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About meThomas McKean (19 March 1734 - 24 June 1817), Delaware and Pennsylvania statesman, jurist and signer of the Declaration of Independence.
Born in New London, Chester County, PA, McKean was educated by Rev. Francis Allison at New London, and studied law in New Castle, DE under his cousin David Finney. He was admitted to the Delaware bar in 1755 and named deputy attorney general for Sussex County, serving 1756-1758. He studied law at the Middle Temple before returning to Delaware. From 1762-1775 he held a seat in the Delaware Assembly, serving as speaker in 1772.
While in the Assembly McKean also served as a judge on the Court of Common Pleas (from July 1765) and customs collector at New Castle (from 1771). In 1765 he was a delegate to the Stamp Act Congress, along with political ally Caesar Rodney; McKean was on the committee which drafted the Stamp Act Congress' memorial to Parliament, and nearly fought a duel with the body's president, Timothy Ruggles, after the latter refused to sign.
McKean was a delegate to the Continental Congress from 1774-1776 and 1778-1783, serving as president from July through November, 1781. In that capacity he voted for the Declaration of Independence (he and Caesar Rodney supported the motion for independence; their political opponent George Read opposed it). Soon after 4 July he left Congress to command the Fourth Battalion of Pennsylvania Associators, in defense of New York.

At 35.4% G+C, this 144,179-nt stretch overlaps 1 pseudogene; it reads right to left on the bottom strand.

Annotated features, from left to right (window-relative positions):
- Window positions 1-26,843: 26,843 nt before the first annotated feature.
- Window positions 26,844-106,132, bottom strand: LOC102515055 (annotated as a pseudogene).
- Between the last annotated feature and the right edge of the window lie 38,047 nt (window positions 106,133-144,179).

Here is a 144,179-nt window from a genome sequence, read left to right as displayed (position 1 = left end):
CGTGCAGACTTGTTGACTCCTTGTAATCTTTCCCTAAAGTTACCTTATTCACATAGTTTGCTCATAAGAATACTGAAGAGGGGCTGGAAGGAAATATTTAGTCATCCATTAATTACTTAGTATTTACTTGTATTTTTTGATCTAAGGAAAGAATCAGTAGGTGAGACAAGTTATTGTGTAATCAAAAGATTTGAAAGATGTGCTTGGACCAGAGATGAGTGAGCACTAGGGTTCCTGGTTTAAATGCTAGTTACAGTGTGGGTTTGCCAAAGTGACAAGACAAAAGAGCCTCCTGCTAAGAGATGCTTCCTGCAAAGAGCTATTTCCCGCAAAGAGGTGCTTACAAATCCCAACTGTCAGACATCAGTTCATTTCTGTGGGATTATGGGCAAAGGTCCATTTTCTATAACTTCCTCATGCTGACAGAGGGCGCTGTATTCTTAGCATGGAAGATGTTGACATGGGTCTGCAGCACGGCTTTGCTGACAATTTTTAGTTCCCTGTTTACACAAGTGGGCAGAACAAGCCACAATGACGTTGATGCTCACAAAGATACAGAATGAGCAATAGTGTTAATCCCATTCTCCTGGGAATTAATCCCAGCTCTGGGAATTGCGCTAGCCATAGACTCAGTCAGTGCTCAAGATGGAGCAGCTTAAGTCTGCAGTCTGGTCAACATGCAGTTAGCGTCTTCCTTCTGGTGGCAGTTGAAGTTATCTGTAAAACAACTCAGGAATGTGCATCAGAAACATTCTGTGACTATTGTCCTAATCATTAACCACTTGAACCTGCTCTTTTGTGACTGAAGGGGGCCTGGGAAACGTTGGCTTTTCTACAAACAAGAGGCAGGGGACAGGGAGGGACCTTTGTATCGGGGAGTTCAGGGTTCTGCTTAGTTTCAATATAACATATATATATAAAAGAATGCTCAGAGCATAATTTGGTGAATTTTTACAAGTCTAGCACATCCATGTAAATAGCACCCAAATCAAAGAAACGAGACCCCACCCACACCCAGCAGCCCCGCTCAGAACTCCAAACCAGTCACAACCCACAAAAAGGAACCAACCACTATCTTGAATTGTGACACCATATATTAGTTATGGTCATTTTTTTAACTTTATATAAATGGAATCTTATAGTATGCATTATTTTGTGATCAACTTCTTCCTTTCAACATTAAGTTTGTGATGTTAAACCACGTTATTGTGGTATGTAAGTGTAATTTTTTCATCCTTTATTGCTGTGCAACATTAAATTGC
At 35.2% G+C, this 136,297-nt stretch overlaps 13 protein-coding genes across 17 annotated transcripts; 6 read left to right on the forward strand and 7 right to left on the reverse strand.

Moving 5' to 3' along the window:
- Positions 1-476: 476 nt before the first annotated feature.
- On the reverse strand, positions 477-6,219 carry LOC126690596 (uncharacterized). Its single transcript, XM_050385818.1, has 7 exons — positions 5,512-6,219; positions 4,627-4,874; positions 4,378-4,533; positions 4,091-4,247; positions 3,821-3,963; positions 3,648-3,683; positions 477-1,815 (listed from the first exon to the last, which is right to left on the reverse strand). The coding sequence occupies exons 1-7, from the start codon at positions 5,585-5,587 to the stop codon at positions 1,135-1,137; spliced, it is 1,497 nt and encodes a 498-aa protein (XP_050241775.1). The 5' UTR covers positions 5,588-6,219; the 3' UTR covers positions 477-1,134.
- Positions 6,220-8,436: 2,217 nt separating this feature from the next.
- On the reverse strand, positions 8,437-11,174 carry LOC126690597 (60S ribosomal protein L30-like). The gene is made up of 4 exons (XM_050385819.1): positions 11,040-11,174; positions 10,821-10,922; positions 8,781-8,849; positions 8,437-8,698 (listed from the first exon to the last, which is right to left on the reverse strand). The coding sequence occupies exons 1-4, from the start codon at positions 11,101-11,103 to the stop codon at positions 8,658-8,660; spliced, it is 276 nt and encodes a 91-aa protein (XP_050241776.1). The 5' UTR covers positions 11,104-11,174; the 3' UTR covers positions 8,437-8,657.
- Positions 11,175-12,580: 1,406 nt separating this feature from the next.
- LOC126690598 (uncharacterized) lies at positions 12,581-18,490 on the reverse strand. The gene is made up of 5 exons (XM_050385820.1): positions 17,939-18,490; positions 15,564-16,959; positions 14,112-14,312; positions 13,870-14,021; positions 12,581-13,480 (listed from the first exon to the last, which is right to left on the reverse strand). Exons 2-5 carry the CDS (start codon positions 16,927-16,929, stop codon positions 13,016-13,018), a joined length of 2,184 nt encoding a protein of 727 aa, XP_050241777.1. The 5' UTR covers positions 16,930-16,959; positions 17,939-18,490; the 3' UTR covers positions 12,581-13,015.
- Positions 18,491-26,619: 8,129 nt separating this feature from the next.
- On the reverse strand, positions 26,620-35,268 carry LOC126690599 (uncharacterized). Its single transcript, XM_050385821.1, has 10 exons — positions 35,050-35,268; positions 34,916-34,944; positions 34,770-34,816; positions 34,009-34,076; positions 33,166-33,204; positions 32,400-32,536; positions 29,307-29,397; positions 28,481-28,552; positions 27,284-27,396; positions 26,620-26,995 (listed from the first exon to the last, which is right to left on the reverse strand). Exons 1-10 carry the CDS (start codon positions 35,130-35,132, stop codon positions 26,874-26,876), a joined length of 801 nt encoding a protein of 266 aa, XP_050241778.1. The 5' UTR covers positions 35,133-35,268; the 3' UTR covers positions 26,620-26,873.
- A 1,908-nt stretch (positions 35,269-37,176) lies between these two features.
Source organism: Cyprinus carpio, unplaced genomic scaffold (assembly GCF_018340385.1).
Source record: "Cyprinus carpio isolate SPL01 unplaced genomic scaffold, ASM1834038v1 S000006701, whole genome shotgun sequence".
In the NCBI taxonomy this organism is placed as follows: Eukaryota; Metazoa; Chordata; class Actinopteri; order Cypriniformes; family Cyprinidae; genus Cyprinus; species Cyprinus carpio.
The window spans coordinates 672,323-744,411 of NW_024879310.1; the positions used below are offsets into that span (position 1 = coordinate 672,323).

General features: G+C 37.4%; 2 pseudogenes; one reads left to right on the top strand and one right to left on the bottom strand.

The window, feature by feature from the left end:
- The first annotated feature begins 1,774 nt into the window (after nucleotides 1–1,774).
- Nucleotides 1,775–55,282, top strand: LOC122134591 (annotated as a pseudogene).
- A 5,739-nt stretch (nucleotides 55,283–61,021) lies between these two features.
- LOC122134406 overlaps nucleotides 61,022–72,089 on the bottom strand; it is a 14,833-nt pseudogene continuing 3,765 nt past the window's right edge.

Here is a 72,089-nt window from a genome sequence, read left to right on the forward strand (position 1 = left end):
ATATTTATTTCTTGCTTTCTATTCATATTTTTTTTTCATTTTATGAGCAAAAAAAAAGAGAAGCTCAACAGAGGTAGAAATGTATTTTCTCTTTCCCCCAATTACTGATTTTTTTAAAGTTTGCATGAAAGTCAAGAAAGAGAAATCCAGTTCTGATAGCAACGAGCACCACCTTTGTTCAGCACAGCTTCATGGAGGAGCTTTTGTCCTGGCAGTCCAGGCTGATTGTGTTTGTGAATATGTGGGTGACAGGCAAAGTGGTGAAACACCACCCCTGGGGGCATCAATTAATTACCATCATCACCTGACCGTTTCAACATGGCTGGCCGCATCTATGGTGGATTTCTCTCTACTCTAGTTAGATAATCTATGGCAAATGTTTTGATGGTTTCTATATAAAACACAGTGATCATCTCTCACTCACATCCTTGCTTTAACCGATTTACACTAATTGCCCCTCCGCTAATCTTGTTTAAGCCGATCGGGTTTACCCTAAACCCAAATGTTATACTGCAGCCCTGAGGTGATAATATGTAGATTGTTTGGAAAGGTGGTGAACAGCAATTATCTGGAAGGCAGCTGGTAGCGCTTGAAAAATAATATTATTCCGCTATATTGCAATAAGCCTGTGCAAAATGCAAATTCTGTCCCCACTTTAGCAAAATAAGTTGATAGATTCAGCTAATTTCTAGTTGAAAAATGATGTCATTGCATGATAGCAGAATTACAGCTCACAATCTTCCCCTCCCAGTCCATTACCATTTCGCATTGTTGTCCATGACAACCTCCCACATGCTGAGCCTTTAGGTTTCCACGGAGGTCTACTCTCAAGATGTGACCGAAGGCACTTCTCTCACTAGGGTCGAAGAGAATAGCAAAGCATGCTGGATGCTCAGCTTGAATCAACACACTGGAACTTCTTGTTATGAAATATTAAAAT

In August 1776 McKean drafted the Delaware constitution before taking a seat in the Delaware House of Representatives in 1776 and 1777, serving again as speaker from February through September, 1777. McKean sat as Delaware's president from 21 September through 20 October 1777, when George Read took up the president's duties.
McKean was also named chief justice of Pennsylvania on 28 July 1777, an office he held until 1799. He served as a member of the Pennsylvania convention which ratified the U.S. Constitution, and sat in the state constitutional convention of 1789-90.
McKean switched political parties around 1796 and became a Jeffersonian Republican; under the party's banner he was elected to three terms as Pennsylvania's governor, serving 1799-1808. He policies were bitterly opposed by William Duane in the Aurora newspaper, which led McKean to sue Duane for libel in 1805 (successfully in part). McKean was impeached in 1807 by his political opponents, but was never convicted and remained in office.
After leaving the governorship McKean retired from public life; he died in Philadelphia on 24 June 1817.
About my libraryMcKean's library is documented in the July 1817 inventory of his estate, filed in the Philadelphia, PA probate records. Entries here are listed as they are found in the inventory, along with their appraised value. McKean's library was valued at $91.02; his entire estate was appraised at $1,312.93.
McKean mentions several works in his will, dated 13 August 1814. He bequeaths to his son Joseph Borden McKean, “my family Bible with a cover thereon wrought by his mother, and my notes of cases in law, letters and manuscripts whatsoever” and to his son Thomas McKean, “my folio hotpress Bible.”
Several volumes still extant have also been added.
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Questions? Comments? Concerns? Do you know of additional books which should be included here? Please contact Libraries of Early America coordinator Jeremy Dibbell.
GroupsLibraries of Early America
Real nameThomas McKean
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Account typepublic, free
Member sinceNov 26, 2010